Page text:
the Petraeus battle plan apparently includes an anti-Sadrist move,
which may mean a spurt of violence as widespread and vicious as the worst of the Sunni insurgency. Is that why the general wants a "pause" in the U.S. withdrawal this summer?
What could possibly be the rationale for this? Perhaps it is that Sadr's Mahdi Army is the most potent force opposed to long-term U.S. bases
in Iraq—and that a permanent presence has been the Bush administration's true goal in this war. I suspect the central question in Iraq now is not whether things will get better but whether the drive for a long-term, neocolonialist presence will make the situation irretrievably worse.
Another example is the refreshingly clear comments by Matthew Yglesias that follow, which, to summarize, argue that Moqtada is not anti-American, he wants a free Iraq. That may be anti-Bush or anti-Cheney or anti-empire (if Joe Klein is correct), but it is not anti-American.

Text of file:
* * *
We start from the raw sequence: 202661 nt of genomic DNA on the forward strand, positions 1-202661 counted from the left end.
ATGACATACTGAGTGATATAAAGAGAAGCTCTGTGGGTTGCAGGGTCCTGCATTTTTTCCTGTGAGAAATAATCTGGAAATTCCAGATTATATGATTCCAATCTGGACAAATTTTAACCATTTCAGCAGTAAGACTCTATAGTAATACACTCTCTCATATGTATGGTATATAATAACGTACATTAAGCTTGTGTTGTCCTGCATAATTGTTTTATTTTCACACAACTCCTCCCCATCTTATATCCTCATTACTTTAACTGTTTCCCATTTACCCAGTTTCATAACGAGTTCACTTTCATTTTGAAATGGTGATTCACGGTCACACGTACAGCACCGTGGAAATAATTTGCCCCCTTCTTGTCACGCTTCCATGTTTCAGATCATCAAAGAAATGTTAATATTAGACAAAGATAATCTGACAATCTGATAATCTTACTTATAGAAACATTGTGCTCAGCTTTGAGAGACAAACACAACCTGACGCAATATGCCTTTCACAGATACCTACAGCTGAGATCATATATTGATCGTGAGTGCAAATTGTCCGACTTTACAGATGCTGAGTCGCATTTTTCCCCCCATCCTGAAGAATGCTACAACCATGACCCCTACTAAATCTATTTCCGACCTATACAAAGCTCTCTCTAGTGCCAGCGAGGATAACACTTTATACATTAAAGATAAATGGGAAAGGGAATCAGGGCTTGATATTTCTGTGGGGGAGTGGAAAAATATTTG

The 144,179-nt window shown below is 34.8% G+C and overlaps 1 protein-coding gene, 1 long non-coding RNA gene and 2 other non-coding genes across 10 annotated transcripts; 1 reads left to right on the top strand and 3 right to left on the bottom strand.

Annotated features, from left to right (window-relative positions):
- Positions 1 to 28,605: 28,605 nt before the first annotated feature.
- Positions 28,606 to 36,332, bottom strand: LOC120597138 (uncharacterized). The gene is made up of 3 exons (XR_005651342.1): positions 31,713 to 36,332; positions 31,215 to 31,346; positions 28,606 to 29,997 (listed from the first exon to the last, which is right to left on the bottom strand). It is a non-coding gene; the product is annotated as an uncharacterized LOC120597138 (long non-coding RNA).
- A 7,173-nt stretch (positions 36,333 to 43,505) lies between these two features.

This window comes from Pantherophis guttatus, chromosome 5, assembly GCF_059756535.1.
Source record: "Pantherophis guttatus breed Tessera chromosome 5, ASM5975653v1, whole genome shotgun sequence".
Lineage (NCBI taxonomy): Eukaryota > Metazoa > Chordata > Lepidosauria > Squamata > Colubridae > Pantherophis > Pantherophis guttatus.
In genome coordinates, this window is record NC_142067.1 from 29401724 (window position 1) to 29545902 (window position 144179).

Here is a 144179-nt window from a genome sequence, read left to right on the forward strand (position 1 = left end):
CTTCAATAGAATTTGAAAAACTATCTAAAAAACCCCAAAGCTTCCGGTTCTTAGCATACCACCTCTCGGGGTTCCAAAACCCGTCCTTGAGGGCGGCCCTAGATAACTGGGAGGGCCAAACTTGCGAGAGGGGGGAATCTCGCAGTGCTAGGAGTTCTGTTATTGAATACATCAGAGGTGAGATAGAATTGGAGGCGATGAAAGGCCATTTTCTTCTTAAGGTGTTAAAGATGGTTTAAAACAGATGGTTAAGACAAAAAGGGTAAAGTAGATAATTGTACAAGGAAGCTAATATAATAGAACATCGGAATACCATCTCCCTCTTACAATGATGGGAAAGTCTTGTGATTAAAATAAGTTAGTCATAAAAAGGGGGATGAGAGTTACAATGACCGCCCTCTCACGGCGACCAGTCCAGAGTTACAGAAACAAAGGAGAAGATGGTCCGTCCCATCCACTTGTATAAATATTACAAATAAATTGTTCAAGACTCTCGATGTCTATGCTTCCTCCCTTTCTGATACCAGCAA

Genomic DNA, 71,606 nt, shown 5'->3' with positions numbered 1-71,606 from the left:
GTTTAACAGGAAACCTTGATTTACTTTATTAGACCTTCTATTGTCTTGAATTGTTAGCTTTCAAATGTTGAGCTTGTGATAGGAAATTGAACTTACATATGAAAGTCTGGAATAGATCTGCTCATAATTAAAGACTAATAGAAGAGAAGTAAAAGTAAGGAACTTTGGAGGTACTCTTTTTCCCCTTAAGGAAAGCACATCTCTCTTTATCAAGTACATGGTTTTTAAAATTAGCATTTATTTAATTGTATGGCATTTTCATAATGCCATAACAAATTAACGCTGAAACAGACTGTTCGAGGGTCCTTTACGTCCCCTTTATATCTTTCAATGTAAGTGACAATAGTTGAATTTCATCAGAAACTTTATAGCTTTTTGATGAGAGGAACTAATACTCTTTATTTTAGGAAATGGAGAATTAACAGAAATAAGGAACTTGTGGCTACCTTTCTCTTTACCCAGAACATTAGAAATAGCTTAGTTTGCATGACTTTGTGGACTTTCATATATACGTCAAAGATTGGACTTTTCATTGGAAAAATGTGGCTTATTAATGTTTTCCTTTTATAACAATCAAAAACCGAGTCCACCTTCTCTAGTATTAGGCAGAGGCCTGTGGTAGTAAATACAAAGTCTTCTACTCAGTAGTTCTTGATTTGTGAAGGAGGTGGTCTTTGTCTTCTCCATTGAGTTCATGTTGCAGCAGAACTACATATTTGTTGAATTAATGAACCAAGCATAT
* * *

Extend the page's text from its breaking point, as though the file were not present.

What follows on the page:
We oppose Sadr because Sadr opposes the U.S. military presence in Iraq. Indeed, at times he opposes it through violent means that lead to the death of our troops. But "killing people who oppose the U.S. military presence in Iraq" isn't a reasonable rationale for the U.S. military presence in Iraq. This is what's led Joe Klein to speculate that the anti-Sadr tilt is driven by our quest for permanent military bases. Sadr is an opponent of what we're doing in Iraq, but he doesn't have some larger conflict with the United States -- he's not plotting an invasion of Delaware, he's willing to sell oil on an open market,
etc. -- and while his credentials as a liberal democrat are highly suspect, so are those of the people we work with in Iraq (and Saudi Arab, Kuwait, Egypt, Jordan, Qatar, the United Arab Emirates, etc.) all the time. That's not to say we should partner-up with Sadr or wish him particularly well in his adventures, but it's just to reiterate the point that we could easily afford to adopt a posture of indifference to Iraq's internal political disputes and just go home.